Example of short chart patterns 5: double/triple tops and bottoms

For traders who prefer medium to long-term forecasts, tops and bottoms are a strong indicator of an asset’s strength.

These patterns are easy to spot and are also a very reliable guide given that they tend to unfold over longer periods of time, compared to some of the other more aggressive chart patterns.

A double or triple top comes when a new price tests lines twice or three times without making a significant breakout. Buyers are unable to push through the resistance and so a new high cannot be established – these are the “tops” or the peaks of trading.

The price will bounce away from the top, and then, if there is enough trading volume, it will test the resistance once more. If it fails to break through again, then you have a double top, and subsequently a triple top if the process repeats itself.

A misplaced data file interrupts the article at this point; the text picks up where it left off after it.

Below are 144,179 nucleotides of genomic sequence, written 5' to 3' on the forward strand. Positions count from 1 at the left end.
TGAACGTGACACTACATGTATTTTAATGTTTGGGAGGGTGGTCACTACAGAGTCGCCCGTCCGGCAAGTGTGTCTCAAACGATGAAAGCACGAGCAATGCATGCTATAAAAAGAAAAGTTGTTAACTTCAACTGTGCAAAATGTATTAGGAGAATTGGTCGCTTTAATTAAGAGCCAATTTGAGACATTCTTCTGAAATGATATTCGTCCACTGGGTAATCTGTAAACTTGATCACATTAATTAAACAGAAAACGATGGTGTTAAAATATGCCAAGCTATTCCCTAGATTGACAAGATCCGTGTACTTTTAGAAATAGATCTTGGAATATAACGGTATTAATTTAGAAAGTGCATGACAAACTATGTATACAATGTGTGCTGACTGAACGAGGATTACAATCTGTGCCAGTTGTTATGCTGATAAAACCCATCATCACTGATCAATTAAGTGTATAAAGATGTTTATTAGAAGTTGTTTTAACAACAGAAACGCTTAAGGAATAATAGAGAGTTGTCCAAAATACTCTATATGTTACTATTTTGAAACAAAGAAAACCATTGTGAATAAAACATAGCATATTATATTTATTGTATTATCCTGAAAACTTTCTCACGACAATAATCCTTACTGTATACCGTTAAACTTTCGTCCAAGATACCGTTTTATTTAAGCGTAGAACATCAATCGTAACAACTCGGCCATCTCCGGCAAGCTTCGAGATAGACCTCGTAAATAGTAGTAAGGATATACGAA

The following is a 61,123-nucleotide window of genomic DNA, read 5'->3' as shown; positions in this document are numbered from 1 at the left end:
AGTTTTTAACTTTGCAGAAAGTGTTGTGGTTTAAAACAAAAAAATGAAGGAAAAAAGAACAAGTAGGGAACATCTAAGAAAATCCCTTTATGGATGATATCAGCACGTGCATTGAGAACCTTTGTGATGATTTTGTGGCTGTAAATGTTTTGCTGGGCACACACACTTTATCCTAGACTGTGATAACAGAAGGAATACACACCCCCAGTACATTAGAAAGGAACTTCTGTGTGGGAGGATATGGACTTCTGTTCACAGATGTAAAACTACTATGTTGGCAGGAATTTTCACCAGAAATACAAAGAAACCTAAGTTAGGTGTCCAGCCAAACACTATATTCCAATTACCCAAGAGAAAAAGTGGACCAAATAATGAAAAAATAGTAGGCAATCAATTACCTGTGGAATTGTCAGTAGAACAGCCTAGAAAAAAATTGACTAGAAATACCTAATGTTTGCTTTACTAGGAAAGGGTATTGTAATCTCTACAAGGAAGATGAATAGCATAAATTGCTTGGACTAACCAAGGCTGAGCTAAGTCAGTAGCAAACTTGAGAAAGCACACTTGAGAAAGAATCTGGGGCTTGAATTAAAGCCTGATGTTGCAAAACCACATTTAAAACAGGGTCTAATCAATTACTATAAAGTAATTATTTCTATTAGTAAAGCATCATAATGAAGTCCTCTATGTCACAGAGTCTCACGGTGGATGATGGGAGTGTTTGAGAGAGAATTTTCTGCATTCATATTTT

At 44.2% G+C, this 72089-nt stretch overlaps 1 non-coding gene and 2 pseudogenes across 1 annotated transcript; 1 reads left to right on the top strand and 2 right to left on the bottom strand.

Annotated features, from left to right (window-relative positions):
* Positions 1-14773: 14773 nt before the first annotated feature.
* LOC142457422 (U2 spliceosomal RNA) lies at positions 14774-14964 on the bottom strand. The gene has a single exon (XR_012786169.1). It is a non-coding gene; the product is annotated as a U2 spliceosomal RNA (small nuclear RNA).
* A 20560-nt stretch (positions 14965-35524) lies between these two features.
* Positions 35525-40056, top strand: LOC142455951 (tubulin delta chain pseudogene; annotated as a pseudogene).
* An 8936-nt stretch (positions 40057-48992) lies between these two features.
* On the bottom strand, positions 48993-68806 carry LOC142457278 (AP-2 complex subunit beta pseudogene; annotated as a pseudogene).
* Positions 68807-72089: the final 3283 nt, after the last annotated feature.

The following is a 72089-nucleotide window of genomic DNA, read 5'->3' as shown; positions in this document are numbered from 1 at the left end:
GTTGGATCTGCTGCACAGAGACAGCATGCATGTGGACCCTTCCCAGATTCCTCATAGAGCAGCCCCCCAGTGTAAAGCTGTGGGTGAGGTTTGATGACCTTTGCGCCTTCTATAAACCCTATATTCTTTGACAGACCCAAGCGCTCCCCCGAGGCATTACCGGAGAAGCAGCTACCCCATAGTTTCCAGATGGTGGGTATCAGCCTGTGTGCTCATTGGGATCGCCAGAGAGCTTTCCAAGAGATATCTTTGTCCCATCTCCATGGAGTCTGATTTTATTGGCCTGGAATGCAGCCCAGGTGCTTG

Tops and bottoms tend to signal a reversal of trend over the medium to long term, and so trading them is straightforward enough once the top has been formed: the neckline will always be broken, and so an entry point can be accurately predicted. For traders, this accurate prediction is worth its weight as it affects their trade.



Quite simply, there are no better indicators of market mood and confidence than short chart patterns.

Short chart patterns are time-served, having been used by traders for many years, and the patterns – while not being guarantors of trading profit – are an accessible trading guide for newcomers that helps you to understand exactly what is going on.

As the old trading mantra goes, “You cannot predict the future by looking to the past.” However, short chart patterns have been well-established among the trading elite, and newcomers can benefit from their teachings just as well as through buying and selling assets for seven-figure sums each day.

Remember that if short chart patterns were guaranteed to bring success, then we would all kick our nine-to-five jobs to the curb and start trading.

However, if you want a sound theological process to use as a grounding to your actions, you simply won’t find any better.